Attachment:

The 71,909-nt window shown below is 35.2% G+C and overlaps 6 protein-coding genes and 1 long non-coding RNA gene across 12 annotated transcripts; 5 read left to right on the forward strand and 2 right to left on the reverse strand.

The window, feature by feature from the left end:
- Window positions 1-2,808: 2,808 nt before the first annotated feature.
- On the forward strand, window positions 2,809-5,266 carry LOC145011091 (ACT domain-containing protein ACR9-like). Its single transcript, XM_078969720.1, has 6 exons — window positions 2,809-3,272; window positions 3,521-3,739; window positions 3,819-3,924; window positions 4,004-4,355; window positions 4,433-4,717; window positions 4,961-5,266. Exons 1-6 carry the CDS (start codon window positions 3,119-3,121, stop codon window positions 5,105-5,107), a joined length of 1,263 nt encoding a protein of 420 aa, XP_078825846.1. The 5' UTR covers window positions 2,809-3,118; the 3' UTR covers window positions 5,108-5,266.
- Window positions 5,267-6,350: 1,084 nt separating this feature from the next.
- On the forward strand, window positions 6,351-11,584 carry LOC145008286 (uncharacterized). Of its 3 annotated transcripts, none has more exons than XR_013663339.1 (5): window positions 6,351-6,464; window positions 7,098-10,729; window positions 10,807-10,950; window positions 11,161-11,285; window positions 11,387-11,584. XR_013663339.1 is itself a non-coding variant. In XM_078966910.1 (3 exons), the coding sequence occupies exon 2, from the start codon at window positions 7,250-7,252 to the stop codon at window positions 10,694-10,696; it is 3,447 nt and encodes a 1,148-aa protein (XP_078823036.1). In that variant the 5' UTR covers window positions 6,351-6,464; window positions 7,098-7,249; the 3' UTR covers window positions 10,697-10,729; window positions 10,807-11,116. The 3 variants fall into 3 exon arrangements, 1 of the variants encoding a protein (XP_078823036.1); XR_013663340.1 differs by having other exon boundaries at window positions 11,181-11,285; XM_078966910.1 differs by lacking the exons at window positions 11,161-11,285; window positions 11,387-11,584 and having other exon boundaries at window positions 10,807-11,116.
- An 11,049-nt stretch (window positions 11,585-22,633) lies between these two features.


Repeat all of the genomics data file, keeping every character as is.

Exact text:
The 71,909-nt window shown below is 35.2% G+C and overlaps 6 protein-coding genes and 1 long non-coding RNA gene across 12 annotated transcripts; 5 read left to right on the forward strand and 2 right to left on the reverse strand.

The window, feature by feature from the left end:
- Window positions 1-2,808: 2,808 nt before the first annotated feature.
- On the forward strand, window positions 2,809-5,266 carry LOC145011091 (ACT domain-containing protein ACR9-like). Its single transcript, XM_078969720.1, has 6 exons — window positions 2,809-3,272; window positions 3,521-3,739; window positions 3,819-3,924; window positions 4,004-4,355; window positions 4,433-4,717; window positions 4,961-5,266. Exons 1-6 carry the CDS (start codon window positions 3,119-3,121, stop codon window positions 5,105-5,107), a joined length of 1,263 nt encoding a protein of 420 aa, XP_078825846.1. The 5' UTR covers window positions 2,809-3,118; the 3' UTR covers window positions 5,108-5,266.
- Window positions 5,267-6,350: 1,084 nt separating this feature from the next.
- On the forward strand, window positions 6,351-11,584 carry LOC145008286 (uncharacterized). Of its 3 annotated transcripts, none has more exons than XR_013663339.1 (5): window positions 6,351-6,464; window positions 7,098-10,729; window positions 10,807-10,950; window positions 11,161-11,285; window positions 11,387-11,584. XR_013663339.1 is itself a non-coding variant. In XM_078966910.1 (3 exons), the coding sequence occupies exon 2, from the start codon at window positions 7,250-7,252 to the stop codon at window positions 10,694-10,696; it is 3,447 nt and encodes a 1,148-aa protein (XP_078823036.1). In that variant the 5' UTR covers window positions 6,351-6,464; window positions 7,098-7,249; the 3' UTR covers window positions 10,697-10,729; window positions 10,807-11,116. The 3 variants fall into 3 exon arrangements, 1 of the variants encoding a protein (XP_078823036.1); XR_013663340.1 differs by having other exon boundaries at window positions 11,181-11,285; XM_078966910.1 differs by lacking the exons at window positions 11,161-11,285; window positions 11,387-11,584 and having other exon boundaries at window positions 10,807-11,116.
- An 11,049-nt stretch (window positions 11,585-22,633) lies between these two features.